LAHORE - The high treason trial of former president-COAS Gen Pervez Musharraf and the talks between the government and the Taliban committees are the most important subjects of discussion at all forums these days.
The outcome of both is being keenly awaited as both have the potential to affect the future situation in the country.
The ex-president has been taking ‘refuge’ at the Armed Forces Institute of Cardiology for the last 41 days for God knows why. On the one hand his condition is so ‘serious’ that he cannot appear before the special court, which is only at a 15-minute drive. But at the same time, he is ‘healthy’ enough that he wants the court to allow him to travel abroad for treatment.
While reluctance to appear before the court and pulverise the charge against him has exposed the courageousness of the man who was all-powerful during his nine-year rule, the records of nepotism and favouritism being set by present rulers have exposed their ‘constitutionalism’. Plague on both the houses.
Gen Musharraf’s present attitude is incompatible with his previous assertions. He repeatedly claimed that he came back to Pakistan, saying goodbye to the comfortable life he was leading abroad, to face all cases against him, which in his words are politically-motivated. At times he also said that he wanted to provide the country with an alternative leadership as both the PML-N and the PPP leaders had failed to deliver.
But his long stay at the AFIC, especially when he is not being treated for his serious heart ailment, is totally disappointing. Had he been a brave leader, he should have appeared before the court even if he was facing some health problem. He should have told the three-member bench why the decision to impose the state of emergency in November 2007 was unavoidable and which leader had played what role in convincing him to do what he did that day.
The very fact that no political leader holding important position in the government had resigned after the imposition of emergency was a strong argument to establish that those mentioned in the proclamation as consultees were fully on board. (The same can’t be said of military leadership as they have a different kind of discipline and are supposed to follow the orders coming from the boss even if they don’t agree with them).
Maybe the trial court ultimately convicts him. But then what? Has not every human being to taste death? If so, why to fear?
Saddam Hussein would probably be remembered as the bravest leader in the Islamic world of the recent past. He was taken to the gallows on orders from a puppet Iraqi court. Before pulling the lever the executioner tried to put a black hood on his face, which was part of the process. The Iraqi leader removed the same from his face and threw it away with fullest contempt. He laid his life, but put up a brave face to the last. The western and other leaders who wanted Saddam hanged at all costs saw this brave scene in disbelief, through videos. Saddam is gone, but posterity will remember him as a man of steel nerves.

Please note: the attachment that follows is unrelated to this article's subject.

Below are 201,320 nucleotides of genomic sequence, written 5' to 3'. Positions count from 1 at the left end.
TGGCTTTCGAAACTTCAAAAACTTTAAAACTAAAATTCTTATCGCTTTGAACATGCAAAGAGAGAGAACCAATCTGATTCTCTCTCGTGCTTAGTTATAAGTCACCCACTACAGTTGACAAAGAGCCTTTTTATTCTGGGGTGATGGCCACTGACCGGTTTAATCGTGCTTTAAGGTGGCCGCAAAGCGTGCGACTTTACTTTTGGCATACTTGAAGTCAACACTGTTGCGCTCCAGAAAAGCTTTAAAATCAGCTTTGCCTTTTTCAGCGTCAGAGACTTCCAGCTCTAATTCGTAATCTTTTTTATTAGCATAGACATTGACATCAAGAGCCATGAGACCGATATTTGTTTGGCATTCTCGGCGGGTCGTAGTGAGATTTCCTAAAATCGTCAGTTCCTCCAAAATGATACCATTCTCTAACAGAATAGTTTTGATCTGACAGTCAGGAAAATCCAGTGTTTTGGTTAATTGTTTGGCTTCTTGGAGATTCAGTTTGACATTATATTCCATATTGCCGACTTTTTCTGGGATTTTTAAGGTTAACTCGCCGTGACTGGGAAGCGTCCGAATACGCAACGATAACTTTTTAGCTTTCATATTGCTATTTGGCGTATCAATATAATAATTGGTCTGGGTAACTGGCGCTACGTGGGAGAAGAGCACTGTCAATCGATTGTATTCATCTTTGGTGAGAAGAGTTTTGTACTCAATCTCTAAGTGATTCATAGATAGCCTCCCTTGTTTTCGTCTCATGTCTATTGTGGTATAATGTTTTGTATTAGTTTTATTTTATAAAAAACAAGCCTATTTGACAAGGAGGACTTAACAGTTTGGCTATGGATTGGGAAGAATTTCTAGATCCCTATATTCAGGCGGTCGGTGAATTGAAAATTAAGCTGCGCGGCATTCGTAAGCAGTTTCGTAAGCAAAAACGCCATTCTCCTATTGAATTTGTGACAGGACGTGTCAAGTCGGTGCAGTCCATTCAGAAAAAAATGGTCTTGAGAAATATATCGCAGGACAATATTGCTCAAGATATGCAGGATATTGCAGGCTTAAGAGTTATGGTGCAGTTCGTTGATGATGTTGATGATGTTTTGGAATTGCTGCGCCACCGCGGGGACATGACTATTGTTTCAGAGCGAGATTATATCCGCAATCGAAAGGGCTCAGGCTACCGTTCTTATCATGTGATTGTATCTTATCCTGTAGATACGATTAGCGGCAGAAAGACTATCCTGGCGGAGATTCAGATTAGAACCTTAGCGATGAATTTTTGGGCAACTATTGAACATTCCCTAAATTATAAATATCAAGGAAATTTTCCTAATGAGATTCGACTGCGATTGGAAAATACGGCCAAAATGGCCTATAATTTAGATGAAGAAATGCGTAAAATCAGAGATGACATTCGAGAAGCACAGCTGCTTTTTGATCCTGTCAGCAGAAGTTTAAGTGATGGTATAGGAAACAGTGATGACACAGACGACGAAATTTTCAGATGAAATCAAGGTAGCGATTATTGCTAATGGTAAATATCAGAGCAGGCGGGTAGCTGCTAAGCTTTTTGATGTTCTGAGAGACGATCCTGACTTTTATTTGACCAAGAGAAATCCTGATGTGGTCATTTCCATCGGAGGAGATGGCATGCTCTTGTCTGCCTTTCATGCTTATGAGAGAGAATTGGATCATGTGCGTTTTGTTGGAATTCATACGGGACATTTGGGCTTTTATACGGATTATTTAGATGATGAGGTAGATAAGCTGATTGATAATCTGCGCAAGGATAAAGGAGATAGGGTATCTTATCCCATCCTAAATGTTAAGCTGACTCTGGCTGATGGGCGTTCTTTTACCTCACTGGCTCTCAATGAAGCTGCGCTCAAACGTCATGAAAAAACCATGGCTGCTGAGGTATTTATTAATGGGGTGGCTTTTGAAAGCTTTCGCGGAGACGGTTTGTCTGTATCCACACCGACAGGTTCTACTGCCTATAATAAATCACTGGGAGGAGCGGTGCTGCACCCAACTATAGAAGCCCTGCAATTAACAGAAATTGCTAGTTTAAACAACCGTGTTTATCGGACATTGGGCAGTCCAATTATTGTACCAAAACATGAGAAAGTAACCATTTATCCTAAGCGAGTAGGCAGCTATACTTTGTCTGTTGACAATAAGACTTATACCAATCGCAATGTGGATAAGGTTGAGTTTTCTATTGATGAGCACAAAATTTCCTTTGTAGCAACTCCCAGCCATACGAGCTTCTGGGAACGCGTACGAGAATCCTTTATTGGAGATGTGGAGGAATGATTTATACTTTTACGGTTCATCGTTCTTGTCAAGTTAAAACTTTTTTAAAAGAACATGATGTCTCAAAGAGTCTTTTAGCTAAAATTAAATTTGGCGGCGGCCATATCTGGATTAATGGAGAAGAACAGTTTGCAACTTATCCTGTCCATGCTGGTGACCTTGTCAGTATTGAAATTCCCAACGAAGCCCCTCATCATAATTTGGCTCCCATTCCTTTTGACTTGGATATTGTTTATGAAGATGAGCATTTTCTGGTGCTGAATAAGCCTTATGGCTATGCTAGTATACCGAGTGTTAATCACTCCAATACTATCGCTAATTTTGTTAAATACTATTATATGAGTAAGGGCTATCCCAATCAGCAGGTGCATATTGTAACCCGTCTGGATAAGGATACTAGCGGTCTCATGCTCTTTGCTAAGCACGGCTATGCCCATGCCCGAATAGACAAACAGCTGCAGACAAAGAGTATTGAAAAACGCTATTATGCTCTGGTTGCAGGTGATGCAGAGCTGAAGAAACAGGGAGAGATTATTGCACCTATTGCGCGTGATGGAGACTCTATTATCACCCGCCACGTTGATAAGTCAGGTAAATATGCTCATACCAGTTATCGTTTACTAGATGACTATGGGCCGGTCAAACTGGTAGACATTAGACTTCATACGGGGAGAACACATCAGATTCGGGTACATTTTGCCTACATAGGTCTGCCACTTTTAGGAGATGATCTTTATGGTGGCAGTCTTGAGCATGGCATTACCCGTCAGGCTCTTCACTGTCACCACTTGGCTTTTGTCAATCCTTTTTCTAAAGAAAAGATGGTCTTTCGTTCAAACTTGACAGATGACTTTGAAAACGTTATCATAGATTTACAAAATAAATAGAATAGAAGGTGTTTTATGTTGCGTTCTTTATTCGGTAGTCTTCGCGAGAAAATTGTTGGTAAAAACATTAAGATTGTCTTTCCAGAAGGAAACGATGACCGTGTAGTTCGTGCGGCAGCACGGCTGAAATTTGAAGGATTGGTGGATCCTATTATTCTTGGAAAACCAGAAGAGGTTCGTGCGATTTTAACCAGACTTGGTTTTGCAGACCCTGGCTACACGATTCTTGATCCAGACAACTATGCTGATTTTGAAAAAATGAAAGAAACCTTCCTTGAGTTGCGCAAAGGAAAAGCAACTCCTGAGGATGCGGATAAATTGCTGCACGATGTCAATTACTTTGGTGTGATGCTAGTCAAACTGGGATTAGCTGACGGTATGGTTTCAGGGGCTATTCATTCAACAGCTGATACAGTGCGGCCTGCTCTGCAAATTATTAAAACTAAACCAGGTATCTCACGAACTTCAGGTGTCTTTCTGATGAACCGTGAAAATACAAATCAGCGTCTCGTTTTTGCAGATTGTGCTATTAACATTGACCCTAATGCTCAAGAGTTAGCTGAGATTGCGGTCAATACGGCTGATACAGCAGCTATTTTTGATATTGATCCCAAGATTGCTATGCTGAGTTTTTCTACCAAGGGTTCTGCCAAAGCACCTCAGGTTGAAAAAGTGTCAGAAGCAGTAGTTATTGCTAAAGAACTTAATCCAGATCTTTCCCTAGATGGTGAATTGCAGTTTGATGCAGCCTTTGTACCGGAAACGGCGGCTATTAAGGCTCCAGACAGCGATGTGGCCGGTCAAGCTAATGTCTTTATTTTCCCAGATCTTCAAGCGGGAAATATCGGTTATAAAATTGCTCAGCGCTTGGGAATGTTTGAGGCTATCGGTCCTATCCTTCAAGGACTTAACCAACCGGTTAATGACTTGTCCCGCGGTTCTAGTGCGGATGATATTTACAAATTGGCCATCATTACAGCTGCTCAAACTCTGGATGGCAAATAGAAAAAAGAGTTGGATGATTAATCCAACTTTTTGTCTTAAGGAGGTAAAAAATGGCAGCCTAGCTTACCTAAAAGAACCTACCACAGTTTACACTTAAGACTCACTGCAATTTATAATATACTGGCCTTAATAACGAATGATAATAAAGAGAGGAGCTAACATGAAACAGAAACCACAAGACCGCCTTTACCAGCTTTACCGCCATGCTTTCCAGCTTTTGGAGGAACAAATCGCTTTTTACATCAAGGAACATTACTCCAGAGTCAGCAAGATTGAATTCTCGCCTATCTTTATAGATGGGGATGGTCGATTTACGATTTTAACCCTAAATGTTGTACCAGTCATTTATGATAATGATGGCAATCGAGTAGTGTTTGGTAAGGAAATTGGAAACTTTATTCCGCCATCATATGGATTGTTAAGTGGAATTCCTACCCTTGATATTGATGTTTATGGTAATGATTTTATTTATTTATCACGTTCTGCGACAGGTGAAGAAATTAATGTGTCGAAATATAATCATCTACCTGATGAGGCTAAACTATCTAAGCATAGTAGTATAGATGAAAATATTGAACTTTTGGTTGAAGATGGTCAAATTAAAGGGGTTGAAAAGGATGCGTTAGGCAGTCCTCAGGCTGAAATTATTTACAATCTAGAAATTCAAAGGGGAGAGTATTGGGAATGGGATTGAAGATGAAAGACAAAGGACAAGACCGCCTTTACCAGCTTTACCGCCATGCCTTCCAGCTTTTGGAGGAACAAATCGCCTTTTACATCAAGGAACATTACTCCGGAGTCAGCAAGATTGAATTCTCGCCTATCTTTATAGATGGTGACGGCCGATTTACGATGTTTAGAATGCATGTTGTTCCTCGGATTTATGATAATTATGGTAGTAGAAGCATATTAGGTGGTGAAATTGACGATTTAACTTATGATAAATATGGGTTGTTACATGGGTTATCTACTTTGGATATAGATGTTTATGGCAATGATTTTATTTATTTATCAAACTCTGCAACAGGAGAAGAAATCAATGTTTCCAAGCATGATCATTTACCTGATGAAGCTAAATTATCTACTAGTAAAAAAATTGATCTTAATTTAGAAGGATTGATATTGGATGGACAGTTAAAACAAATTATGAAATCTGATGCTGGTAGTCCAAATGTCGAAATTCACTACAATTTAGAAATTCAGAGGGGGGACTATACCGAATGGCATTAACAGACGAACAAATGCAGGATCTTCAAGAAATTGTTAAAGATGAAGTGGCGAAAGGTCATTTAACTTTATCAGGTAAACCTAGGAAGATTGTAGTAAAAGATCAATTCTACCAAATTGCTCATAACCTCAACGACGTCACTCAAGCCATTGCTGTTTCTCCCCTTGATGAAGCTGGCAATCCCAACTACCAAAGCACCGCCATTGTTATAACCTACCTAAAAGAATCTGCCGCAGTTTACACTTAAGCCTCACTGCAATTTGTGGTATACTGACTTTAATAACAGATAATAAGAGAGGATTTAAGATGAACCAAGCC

Can Gen Musharraf be compared with the late Iraqi leader? Not at all.
Now let’s see the ‘constitutionalism’ of the Sharifs who have put Musharraf on trial for the sake of ‘supremacy of the Constitution’. The Sharifs are running the parliamentary system like a monarchy. Key positions have been given – or are being given – to their relatives and friends. It appears as the entire wisdom is possessed only by these people. Is the country being governed according to the Constitution?
Then, the ruling family is also involved in a variety of businesses. And superfluous to point out that the Sharifs will take only such policy decisions as could benefit and promote their businesses. Is it thinkable in a genuine democracy? Can Chaudhry ‘Server’, the Punjab governor, think of such a system working in Britain, from where he has been imported to lead the country’s biggest province? Is it morally fair for the rulers to monolopise various businesses and still talk of democracy or Islamic system?
Those who want to get Musharraf convicted for high treason should also bring the relevant PPP leaders to justice who had turned a blind eye to this serious constitutional matter during their five-year rule. Should not the Article 6 be applied to PPP leaders as well?
(PTI Chairman Imran Khan says the PML-N leaders should also be subjected to Article 6 for rigging the general elections).
The treason trial is being prolonged by the defence lawyers. Despite weeks of arguments, questions about the competence and jurisdiction of the court to try Musharraf have not been decided.
The trial court will be doing a great favour to the nation by deciding the treason case in the shortest possible time. Under Section 9 of the Criminal Law Amendment (Special Court) Act 1976, “No trial before the special court shall be adjourned for any purpose unless the special court is of opinion that the adjournment is necessary in the interests of justice and, in particular, no trial shall be adjourned by reason of the absence of any accused person due to illness, or if the absence of the accused or his counsel has been brought about by the accused person himself, or if the behaviour of the accused person prior to such absence has been, in the opinion of the special court, such as to impede the course of justice but, in any such case, the special court shall proceed with the trial after taking necessary steps to appoint an advocate to defend any such accused person”.
This provision leaves no room for the court to adjourn the case any time the defence makes such a request.